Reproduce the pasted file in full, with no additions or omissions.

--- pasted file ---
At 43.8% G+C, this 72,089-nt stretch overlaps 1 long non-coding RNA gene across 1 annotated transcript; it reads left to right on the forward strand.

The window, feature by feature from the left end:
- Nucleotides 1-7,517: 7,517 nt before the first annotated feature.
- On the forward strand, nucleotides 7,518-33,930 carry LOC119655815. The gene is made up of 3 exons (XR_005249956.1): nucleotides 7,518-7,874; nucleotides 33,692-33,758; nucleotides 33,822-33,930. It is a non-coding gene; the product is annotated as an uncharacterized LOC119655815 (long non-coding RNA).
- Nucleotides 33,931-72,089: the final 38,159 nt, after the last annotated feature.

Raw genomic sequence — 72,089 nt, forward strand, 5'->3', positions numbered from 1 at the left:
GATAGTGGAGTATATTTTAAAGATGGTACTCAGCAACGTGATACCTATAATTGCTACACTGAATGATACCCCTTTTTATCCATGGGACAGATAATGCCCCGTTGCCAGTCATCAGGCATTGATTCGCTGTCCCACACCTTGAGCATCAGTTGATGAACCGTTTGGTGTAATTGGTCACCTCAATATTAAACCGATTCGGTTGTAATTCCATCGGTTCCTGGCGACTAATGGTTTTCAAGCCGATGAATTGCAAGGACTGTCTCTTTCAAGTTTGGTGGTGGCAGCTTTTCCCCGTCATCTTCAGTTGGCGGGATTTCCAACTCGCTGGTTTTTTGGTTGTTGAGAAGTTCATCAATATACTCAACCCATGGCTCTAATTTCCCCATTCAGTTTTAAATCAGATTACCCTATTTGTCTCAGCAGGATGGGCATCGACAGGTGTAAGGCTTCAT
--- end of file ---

At 43.8% G+C, this 72,089-nt stretch overlaps 1 long non-coding RNA gene across 1 annotated transcript; it reads left to right on the forward strand.

The window, feature by feature from the left end:
- Nucleotides 1-7,517: 7,517 nt before the first annotated feature.
- On the forward strand, nucleotides 7,518-33,930 carry LOC119655815. The gene is made up of 3 exons (XR_005249956.1): nucleotides 7,518-7,874; nucleotides 33,692-33,758; nucleotides 33,822-33,930. It is a non-coding gene; the product is annotated as an uncharacterized LOC119655815 (long non-coding RNA).
- Nucleotides 33,931-72,089: the final 38,159 nt, after the last annotated feature.

Raw genomic sequence — 72,089 nt, forward strand, 5'->3', positions numbered from 1 at the left:
GATAGTGGAGTATATTTTAAAGATGGTACTCAGCAACGTGATACCTATAATTGCTACACTGAATGATACCCCTTTTTATCCATGGGACAGATAATGCCCCGTTGCCAGTCATCAGGCATTGATTCGCTGTCCCACACCTTGAGCATCAGTTGATGAACCGTTTGGTGTAATTGGTCACCTCAATATTAAACCGATTCGGTTGTAATTCCATCGGTTCCTGGCGACTAATGGTTTTCAAGCCGATGAATTGCAAGGACTGTCTCTTTCAAGTTTGGTGGTGGCAGCTTTTCCCCGTCATCTTCAGTTGGCGGGATTTCCAACTCGCTGGTTTTTTGGTTGTTGAGAAGTTCATCAATATACTCAACCCATGGCTCTAATTTCCCCATTCAGTTTTAAATCAGATTACCCTATTTGTCTCAGCAGGATGGGCATCGACAGGTGTAAGGCTTCAT